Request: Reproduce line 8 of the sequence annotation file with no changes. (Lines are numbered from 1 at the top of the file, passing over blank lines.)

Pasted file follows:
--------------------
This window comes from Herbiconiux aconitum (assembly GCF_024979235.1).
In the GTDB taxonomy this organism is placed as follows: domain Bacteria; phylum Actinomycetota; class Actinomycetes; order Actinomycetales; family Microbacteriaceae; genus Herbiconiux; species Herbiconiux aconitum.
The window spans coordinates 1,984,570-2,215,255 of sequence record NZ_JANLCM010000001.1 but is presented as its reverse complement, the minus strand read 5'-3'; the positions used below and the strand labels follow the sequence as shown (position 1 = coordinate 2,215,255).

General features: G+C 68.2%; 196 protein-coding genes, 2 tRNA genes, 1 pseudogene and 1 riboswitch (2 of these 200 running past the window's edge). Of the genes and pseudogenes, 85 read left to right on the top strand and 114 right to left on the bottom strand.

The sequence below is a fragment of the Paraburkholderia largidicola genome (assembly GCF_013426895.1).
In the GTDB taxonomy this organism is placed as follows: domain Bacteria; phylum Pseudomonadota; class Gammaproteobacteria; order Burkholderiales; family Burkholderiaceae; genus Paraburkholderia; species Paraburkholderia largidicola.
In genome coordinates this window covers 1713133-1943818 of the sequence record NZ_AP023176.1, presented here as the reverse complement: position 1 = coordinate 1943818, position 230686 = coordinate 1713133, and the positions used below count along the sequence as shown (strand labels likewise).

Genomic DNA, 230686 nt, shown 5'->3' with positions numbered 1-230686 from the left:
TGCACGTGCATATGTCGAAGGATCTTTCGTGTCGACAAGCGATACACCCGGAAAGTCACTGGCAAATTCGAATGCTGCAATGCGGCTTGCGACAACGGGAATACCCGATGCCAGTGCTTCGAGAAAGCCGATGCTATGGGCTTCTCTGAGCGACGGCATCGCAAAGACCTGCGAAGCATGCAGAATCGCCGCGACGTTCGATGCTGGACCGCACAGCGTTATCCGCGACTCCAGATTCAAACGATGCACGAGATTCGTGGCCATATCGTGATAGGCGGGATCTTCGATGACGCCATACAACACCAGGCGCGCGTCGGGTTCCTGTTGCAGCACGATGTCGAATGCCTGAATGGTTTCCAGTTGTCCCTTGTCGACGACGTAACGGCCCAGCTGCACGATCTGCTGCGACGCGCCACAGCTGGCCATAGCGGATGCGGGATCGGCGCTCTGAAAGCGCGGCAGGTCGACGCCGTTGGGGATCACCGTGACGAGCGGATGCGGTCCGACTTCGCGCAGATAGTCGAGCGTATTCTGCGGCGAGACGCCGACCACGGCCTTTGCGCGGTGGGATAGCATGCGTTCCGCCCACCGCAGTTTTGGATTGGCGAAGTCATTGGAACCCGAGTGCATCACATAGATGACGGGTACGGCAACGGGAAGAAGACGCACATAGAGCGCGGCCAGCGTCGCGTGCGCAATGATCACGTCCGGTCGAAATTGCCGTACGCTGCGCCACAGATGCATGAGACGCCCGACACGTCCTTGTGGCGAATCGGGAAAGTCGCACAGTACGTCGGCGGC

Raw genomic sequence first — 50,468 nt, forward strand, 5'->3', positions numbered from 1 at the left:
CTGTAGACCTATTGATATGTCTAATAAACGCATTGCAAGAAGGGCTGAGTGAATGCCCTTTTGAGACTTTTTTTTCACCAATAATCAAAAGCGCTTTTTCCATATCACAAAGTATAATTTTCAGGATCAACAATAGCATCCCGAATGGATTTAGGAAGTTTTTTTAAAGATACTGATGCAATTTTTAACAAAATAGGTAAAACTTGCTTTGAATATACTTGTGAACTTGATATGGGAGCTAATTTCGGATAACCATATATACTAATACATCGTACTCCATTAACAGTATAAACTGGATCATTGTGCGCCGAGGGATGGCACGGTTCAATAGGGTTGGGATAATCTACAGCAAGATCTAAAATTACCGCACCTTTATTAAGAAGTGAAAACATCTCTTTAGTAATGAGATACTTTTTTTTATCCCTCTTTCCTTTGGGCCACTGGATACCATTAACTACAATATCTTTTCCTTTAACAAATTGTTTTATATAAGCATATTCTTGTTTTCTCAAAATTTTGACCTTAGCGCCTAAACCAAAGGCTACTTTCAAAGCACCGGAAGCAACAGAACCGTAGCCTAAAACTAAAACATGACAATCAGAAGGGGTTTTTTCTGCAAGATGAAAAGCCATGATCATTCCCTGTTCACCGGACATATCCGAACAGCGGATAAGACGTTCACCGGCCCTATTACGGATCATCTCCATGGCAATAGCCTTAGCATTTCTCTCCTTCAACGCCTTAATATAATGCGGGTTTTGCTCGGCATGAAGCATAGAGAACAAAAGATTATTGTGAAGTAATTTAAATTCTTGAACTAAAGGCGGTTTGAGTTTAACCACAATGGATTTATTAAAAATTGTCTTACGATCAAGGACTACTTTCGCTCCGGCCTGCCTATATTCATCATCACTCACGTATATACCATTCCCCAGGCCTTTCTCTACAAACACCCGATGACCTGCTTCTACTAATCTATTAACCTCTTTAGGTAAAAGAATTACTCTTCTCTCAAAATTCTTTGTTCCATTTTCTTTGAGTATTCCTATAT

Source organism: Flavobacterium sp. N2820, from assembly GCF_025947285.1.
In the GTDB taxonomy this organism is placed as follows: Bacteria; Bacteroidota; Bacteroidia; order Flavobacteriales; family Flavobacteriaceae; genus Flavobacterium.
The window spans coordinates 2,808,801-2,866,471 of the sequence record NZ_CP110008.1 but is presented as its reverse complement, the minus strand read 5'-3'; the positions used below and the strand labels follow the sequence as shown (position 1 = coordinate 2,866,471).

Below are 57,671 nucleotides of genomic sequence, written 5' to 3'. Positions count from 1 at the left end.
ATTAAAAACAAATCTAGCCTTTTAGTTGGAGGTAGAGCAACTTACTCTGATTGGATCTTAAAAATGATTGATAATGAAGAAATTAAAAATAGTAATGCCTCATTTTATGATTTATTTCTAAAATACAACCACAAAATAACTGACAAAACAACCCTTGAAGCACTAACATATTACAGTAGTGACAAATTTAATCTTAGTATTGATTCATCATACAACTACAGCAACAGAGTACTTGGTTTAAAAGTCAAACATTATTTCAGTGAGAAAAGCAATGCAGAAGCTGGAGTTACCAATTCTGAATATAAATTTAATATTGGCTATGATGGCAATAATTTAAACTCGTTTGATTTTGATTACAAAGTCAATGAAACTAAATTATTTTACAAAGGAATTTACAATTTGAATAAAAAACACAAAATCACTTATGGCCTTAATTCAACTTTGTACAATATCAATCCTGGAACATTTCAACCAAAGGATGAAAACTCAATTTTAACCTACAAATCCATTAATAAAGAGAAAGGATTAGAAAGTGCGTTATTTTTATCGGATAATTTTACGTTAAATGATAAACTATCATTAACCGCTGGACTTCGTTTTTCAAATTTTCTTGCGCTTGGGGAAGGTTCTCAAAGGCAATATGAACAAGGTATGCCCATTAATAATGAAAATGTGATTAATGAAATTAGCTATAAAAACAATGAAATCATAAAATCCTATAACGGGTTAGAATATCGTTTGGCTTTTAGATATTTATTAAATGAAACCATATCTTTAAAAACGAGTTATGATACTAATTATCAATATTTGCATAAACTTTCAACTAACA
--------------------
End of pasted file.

Genomic DNA, 230686 nt, shown 5'->3' with positions numbered 1-230686 from the left: